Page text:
Harrell, the Packers' first-round pick last year, was placed on the physically unable to perform list on Monday to help the team reach the 75-player roster limit a day early. The Packers released four players to get to 75: running back DeShawn Wynn, receiver Chris Francies, offensive lineman Ryan Considine and fullback Ryan Powdrell.
By being placed on PUP, Harrell is ineligible to be on the active roster during the first six weeks of the season. That's followed by a three-week window in which Harrell can either remain on PUP or begin practicing. Once Harrell beings practicing, he must be added to the roster in three weeks or placed on season-ending injured reserve.
The move was not surprising, but it's yet another blow to a defensive line that went from strength last year to major question mark entering this season. With Corey Williams traded to Cleveland before the draft, Ryan Pickett and either Harrell or Johnny Jolly were expected to be the starting defensive tackles. Pickett hasn't practiced during training camp, and while he's on track to be ready for Week 1 against Minnesota, he certainly won't have the stamina to be at his best.
"The disappointing position really all spring has been the defensive line," coach Mike McCarthy said after Monday's late-morning practice. "It's a group that has been such a steady group for us over the years, and we really haven't been healthy since the end of the season.
"I wouldn't say the injuries are affecting the way we are moving forward, but it is a part of our camp right now that is very unfortunate, especially with the type of camp we've had from scheduling and doing less practice days because of our schedule. I'm just disappointed we've got so many guys hurt."
Harrell had back surgery in April to mend an injury sustained while lifting weights. The surgery kept Harrell out of the Packers' offseason program, but the team maintained he would be ready for the start of training camp. Instead, he aggravated the injury before the start of camp, and he never practiced this summer.
The surgery, general manager Ted Thompson said, was done to speed the healing process, which Thompson said had plateaued. Thompson said the surgery may take place on Monday.
"The quicker the better, obviously, because then you can start back on the whole recovery thing," Thompson said. "It's too bad. He's worked very hard, and I know being a high-profile pick, a No. 1 pick, there's a lot of pressure put on that and expectations of fans. It's not his fault, and he's trying his best to get back, and we're still counting on him to help us this year."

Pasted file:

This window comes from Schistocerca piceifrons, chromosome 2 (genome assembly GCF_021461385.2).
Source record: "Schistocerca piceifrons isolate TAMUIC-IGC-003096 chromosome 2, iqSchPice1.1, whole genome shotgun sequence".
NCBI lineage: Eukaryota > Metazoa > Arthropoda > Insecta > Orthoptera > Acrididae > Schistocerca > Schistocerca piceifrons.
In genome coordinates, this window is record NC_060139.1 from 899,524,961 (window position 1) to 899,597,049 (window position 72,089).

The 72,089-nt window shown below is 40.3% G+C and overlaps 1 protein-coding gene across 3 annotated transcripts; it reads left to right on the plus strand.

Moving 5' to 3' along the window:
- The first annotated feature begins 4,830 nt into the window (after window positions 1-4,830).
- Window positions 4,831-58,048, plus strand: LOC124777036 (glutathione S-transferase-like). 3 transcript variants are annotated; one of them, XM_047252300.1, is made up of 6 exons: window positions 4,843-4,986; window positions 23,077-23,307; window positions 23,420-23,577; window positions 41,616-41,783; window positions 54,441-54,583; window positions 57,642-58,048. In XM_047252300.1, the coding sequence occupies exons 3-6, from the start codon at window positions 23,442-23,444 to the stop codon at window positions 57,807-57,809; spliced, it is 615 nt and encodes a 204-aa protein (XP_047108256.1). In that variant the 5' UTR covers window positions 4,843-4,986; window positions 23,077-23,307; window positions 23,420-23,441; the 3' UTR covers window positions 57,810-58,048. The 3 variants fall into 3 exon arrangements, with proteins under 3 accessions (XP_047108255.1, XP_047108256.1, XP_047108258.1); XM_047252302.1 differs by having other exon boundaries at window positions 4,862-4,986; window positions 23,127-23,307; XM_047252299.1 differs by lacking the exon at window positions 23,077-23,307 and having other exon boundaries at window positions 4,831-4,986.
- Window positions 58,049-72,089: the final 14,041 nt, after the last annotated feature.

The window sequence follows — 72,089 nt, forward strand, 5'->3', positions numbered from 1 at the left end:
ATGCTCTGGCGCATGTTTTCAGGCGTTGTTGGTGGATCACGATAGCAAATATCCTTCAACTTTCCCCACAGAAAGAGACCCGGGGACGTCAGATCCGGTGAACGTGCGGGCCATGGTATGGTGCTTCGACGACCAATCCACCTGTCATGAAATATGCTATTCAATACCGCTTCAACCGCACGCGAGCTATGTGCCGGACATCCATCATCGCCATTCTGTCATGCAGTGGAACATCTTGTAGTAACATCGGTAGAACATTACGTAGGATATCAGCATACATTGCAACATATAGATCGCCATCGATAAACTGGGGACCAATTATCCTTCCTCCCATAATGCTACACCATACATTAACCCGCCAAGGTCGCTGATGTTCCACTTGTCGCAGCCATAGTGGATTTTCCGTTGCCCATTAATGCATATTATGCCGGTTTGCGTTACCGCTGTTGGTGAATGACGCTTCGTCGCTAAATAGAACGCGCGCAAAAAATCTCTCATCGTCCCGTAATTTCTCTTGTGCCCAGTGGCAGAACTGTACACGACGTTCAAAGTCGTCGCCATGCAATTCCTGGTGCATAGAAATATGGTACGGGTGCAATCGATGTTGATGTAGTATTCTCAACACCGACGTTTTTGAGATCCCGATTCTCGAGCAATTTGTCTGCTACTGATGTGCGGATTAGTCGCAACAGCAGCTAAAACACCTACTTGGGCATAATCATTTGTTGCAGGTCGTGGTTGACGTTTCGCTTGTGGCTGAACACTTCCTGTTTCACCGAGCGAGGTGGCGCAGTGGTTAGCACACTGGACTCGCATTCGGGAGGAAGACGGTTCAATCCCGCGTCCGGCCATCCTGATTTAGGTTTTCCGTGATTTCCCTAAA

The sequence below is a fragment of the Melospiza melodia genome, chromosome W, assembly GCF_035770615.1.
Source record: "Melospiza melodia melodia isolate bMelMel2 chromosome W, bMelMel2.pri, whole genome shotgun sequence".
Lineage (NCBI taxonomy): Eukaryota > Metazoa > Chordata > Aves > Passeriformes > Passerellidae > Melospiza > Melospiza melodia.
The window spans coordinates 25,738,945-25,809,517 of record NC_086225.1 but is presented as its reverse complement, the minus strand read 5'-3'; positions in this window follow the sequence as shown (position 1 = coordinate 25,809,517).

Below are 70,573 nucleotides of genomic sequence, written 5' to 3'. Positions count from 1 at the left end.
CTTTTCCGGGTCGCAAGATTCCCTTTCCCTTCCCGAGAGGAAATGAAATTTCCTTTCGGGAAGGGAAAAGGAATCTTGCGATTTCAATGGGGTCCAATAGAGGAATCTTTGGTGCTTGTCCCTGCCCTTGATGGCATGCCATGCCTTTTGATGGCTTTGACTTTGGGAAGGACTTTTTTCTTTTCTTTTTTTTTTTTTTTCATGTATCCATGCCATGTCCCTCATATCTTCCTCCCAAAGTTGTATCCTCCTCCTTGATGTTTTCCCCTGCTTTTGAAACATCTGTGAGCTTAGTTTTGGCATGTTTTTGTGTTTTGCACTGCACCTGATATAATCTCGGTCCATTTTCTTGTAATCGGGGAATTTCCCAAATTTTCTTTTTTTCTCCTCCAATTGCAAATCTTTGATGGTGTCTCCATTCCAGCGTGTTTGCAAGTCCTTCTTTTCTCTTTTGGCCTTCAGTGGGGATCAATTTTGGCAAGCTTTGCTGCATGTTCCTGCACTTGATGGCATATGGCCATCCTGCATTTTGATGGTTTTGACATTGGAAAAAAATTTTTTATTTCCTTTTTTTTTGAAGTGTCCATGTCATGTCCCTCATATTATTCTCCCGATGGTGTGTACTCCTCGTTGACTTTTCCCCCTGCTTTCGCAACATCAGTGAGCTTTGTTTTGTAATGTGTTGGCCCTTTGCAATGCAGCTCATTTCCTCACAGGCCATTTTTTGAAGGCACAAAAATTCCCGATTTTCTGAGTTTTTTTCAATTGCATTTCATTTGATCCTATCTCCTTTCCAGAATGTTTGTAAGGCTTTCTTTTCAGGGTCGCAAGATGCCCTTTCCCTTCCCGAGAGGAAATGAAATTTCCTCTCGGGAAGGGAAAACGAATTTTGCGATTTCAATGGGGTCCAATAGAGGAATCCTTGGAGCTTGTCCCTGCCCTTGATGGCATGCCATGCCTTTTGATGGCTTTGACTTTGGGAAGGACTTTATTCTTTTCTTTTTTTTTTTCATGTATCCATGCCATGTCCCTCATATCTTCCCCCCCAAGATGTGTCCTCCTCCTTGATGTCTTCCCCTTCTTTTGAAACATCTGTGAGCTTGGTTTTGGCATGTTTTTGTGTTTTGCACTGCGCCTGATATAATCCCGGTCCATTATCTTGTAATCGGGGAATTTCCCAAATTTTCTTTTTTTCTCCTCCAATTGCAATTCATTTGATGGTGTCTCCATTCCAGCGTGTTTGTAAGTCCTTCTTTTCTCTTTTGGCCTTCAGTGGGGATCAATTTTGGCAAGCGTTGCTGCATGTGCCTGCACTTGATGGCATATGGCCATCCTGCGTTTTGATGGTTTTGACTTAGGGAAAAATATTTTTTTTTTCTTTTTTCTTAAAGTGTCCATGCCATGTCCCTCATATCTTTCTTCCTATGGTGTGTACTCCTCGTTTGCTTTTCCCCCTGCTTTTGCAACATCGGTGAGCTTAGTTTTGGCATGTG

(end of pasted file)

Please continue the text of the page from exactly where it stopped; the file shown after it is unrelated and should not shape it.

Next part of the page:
The other headlining move was the release of Wynn, who seemed like the answer to the Packers' prayers at running back when he ripped off big runs against the Giants and Bears early last season. But questions about Wynn's toughness, which hounded him coming out of Florida and dropped him into the seventh round of the 2007 draft, never went away. He finished last season on injured reserve, and he missed the last two preseason games with an ankle injury.
Wynn returned to practice on Sunday, but on Monday, he had a "Packers" nameplate hanging above his locker.
"The NFL is a tough business and people get hurt," Thompson said. "Sometimes, guys have worse luck than others. I think it's fair to bring everybody's attention (that) he helped us win a couple games last year."
But, in the end, you can't help win football games when you're not on the football field.
"We tell them all the time, the whole football team, availability and accountability," McCarthy said. "When you are not available, obviously you don't get to take advantage of your opportunities' and that was part of DeShawn's case. The other part of it is the guys around him took advantage of those opportunities."
The others cuts weren't surprising, except perhaps in their timing, with the final cut to 53 players coming on Saturday. Francies, for instance, consistently has been ahead of seventh-round pick Brett Swain and the undrafted rookies on the receiver depth chart. He had spent parts of the previous two seasons with the Packers, playing in seven games.
Powdrell, who spent last season on injured reserve, never made the type of impact you'd expect from a fullback with a battering-ram frame of 5-foot-11 and 260 pounds. Considine, an undrafted rookie, continually had problems in the one-on-one blocking drills.
Bill Huber is editor of Packer Report and PackerReport.com. E-mail him at email@example.com